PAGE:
Toruń archaeologists discover a woman’s burial unprecedented in Poland  

Mirosław Blicharski Gazeta Pomorska

Researchers from the Institute of Archaeology of the Nicolaus Copernicus University in Toruń discovered an unprecedented burial of a woman from the 17th century in Poland. To prevent her from rising from the grave, a sickle was placed on her neck, and a padlock on the big toe of her left foot. The find was made in the village of Pień, in the municipality of Dąbrowa Chełmińska.

Witches and hags have always been feared. It was feared that they might rise from the grave and continue to do harm. That is why from ancient time people have taken precautions to prevent their return. The methods varied- sometimes it was an aspen stake, other times a sharp tool made of iron.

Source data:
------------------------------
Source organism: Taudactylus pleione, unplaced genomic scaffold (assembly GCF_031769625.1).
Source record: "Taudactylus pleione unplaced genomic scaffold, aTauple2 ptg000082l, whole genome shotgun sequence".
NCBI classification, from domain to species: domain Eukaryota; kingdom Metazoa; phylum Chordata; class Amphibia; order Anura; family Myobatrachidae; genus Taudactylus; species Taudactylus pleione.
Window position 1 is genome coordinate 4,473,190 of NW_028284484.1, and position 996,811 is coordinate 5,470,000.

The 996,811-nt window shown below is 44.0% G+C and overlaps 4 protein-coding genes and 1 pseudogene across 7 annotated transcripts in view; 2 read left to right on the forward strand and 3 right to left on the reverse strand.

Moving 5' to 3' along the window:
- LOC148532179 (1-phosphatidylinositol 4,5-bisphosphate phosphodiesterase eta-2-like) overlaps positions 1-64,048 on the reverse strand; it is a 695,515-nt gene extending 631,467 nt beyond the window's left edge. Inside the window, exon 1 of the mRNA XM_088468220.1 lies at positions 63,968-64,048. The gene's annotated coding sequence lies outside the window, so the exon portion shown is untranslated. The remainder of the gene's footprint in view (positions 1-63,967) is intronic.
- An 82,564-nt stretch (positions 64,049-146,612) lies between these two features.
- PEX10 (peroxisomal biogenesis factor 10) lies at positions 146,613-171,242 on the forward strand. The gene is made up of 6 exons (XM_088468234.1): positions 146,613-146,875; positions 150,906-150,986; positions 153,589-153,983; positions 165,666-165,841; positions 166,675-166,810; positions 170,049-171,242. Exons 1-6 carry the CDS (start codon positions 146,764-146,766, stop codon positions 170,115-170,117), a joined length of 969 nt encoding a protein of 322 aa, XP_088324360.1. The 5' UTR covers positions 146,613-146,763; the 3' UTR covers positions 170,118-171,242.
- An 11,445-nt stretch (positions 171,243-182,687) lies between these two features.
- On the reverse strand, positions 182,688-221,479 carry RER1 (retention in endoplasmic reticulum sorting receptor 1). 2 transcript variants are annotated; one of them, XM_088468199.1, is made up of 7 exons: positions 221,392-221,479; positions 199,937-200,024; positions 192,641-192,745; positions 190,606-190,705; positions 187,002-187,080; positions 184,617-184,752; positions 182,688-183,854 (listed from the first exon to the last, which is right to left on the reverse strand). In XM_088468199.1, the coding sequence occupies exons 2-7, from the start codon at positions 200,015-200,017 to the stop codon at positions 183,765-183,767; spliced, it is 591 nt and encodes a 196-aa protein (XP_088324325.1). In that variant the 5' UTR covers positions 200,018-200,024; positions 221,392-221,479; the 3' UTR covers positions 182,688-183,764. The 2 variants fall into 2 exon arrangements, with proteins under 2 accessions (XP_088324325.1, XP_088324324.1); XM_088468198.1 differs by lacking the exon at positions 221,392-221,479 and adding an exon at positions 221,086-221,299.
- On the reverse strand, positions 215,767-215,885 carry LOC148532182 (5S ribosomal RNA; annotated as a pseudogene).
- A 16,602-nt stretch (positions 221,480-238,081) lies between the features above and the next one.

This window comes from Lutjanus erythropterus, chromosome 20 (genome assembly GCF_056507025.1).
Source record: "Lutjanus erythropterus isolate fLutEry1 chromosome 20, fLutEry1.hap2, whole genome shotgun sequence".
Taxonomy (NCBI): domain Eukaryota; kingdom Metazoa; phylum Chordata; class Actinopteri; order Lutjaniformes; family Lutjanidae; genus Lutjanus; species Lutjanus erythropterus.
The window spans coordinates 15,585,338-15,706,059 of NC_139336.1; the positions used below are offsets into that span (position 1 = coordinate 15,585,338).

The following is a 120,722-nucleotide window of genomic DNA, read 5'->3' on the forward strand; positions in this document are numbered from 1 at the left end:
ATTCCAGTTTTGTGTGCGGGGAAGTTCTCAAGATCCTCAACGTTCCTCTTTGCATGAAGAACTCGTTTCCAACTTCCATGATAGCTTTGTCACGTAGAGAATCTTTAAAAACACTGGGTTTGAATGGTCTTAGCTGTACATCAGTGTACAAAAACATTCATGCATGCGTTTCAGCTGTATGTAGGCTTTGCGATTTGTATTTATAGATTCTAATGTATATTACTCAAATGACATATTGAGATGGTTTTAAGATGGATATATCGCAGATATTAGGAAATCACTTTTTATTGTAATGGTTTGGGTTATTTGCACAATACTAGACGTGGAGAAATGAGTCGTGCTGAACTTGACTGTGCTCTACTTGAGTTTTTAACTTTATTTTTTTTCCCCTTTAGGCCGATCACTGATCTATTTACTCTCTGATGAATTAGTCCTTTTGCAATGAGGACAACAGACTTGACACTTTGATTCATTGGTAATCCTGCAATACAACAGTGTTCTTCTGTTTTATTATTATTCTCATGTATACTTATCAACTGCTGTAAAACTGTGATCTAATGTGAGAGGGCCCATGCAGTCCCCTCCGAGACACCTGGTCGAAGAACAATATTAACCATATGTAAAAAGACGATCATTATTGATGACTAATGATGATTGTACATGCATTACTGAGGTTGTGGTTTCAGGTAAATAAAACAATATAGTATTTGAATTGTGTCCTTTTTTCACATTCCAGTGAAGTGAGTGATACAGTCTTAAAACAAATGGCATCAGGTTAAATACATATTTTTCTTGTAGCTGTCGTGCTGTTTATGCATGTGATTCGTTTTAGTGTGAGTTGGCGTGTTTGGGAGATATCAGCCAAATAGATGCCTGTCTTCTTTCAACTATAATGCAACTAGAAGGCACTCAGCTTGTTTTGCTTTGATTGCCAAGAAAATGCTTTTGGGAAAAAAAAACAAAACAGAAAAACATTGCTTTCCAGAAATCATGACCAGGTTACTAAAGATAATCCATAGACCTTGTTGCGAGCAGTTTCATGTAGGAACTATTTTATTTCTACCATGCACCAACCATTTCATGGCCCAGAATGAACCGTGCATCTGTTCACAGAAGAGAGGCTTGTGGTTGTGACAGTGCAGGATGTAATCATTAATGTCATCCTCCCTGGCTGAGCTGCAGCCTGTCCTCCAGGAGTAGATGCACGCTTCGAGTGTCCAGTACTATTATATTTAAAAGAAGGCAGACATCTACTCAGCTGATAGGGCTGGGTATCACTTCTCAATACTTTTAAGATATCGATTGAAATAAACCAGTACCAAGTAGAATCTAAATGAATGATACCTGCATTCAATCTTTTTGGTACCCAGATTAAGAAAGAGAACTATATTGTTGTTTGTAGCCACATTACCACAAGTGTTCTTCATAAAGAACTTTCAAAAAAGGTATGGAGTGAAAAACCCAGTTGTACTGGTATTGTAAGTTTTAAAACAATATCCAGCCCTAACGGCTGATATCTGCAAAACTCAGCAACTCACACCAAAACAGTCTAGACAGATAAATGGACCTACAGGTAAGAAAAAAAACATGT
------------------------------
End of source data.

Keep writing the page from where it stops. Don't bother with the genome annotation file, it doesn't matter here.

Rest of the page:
“Ways of preventing the dead from returning include cutting off the head or legs, laying the deceased face down on the ground to bite into it, burning them, knocking them down with a stone. The form of the grave, its location in relation to the entire necropolis and the artefacts found are also important”, explains Professor Dariusz Poliński from the Institute of Archaeology at Nicolaus Copernicus University.

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